Progression in Teratocarcinomas
One of the joys of preparing this paper was the necessity of rereviewing the elegant work of Leslie Foulds (1969), Harry Greene (1951), and Jacob Furth (1953), and of recalling many pleasant and stimulating discussions with each of them. Foulds studied solid tumors, primarily adenocarcinomas of the breast, and his definition of progression as the independent and irreversible gain or loss of unit characters with time leading to the autonomous state has served oncologists well. Similarly, Greene’s study of adenocarcinoma of the endometrium and breast which demonstrated increased malignancy with time are classics, and Furth’s demonstration of conditioned and dependent tumors and loss of dependency as a manifestation of progression has markedly influenced endocrine therapy of cancer. The mechanism of progression appears to involve the selection of cells best able to survive under the conditions. Thus, the irreversible gains and losses of attributes by a tumor with time are the result of extermination of subpopulations of cells with consequent loss of their phenotypic traits, leaving a tumor composed of more rapidly growing subpopulations expressing their particular traits. Thus, the phenotype and behavior of tumors change irreversibly with time.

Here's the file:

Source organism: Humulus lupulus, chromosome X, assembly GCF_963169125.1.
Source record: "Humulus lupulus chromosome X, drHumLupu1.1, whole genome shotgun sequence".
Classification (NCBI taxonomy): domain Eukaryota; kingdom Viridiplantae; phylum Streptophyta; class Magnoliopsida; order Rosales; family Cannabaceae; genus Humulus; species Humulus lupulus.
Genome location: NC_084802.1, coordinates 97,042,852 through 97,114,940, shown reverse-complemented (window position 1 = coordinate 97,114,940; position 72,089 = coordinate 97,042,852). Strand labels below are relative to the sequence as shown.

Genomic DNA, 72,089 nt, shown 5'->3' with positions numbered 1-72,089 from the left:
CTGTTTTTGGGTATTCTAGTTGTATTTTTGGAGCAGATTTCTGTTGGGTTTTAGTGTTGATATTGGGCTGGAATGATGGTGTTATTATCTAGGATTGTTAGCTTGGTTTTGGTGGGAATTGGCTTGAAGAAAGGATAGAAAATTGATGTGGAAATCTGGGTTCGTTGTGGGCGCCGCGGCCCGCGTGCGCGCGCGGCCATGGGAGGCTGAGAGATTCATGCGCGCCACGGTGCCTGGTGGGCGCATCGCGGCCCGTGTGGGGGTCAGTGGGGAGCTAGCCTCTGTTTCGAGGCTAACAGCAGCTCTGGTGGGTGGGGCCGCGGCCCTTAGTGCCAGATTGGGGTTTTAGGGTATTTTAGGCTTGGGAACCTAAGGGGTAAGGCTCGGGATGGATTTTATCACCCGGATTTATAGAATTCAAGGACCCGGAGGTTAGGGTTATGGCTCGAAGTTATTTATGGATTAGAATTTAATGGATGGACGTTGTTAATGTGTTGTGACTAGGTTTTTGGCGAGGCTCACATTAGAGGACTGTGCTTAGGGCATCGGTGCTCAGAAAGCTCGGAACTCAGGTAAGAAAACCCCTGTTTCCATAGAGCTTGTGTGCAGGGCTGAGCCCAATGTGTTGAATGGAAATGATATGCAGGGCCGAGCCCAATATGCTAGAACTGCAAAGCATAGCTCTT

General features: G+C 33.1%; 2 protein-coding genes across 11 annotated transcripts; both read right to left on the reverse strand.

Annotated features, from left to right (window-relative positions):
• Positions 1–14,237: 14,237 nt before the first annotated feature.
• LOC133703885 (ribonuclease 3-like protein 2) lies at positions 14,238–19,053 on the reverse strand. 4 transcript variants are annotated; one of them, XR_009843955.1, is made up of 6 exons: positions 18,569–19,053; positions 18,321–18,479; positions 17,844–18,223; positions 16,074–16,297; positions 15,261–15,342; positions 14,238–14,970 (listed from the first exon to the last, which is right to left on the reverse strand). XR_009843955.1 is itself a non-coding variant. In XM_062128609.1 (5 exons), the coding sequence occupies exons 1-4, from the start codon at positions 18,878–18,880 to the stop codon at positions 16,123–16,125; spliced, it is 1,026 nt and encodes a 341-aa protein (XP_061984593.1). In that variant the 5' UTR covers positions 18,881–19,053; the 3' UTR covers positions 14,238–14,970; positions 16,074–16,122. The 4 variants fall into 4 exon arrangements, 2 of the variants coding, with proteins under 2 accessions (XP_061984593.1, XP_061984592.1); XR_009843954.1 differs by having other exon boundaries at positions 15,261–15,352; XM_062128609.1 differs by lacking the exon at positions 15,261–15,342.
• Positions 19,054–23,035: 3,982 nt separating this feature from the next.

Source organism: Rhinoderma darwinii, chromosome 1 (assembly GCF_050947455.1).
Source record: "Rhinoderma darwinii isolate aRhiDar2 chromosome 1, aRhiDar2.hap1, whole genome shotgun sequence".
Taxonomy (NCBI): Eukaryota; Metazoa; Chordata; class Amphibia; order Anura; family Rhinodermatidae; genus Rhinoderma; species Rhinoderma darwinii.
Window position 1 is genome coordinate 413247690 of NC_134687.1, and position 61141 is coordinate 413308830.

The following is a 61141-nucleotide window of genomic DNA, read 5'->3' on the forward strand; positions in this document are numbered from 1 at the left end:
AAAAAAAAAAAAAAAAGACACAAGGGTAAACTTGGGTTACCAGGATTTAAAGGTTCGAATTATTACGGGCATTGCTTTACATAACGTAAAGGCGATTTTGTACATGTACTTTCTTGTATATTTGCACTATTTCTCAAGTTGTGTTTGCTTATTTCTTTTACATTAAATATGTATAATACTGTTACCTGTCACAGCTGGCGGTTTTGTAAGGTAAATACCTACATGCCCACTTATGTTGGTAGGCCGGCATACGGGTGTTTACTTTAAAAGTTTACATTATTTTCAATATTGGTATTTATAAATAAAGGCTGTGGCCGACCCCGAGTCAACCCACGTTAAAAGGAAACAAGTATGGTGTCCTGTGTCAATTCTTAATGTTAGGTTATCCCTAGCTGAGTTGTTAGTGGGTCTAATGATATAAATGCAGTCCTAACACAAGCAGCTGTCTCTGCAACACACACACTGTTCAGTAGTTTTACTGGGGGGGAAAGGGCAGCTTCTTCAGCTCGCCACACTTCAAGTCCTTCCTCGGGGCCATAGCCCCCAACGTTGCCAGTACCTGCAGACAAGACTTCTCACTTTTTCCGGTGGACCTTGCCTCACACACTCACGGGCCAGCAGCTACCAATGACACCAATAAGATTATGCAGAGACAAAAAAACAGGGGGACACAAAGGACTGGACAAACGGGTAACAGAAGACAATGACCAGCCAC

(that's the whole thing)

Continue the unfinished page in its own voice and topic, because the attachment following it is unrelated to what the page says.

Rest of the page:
KeywordsEmbryoid Body Embryonal Carcinoma Chimeric Mouse Embryonal Carcinoma Cell Stem Line
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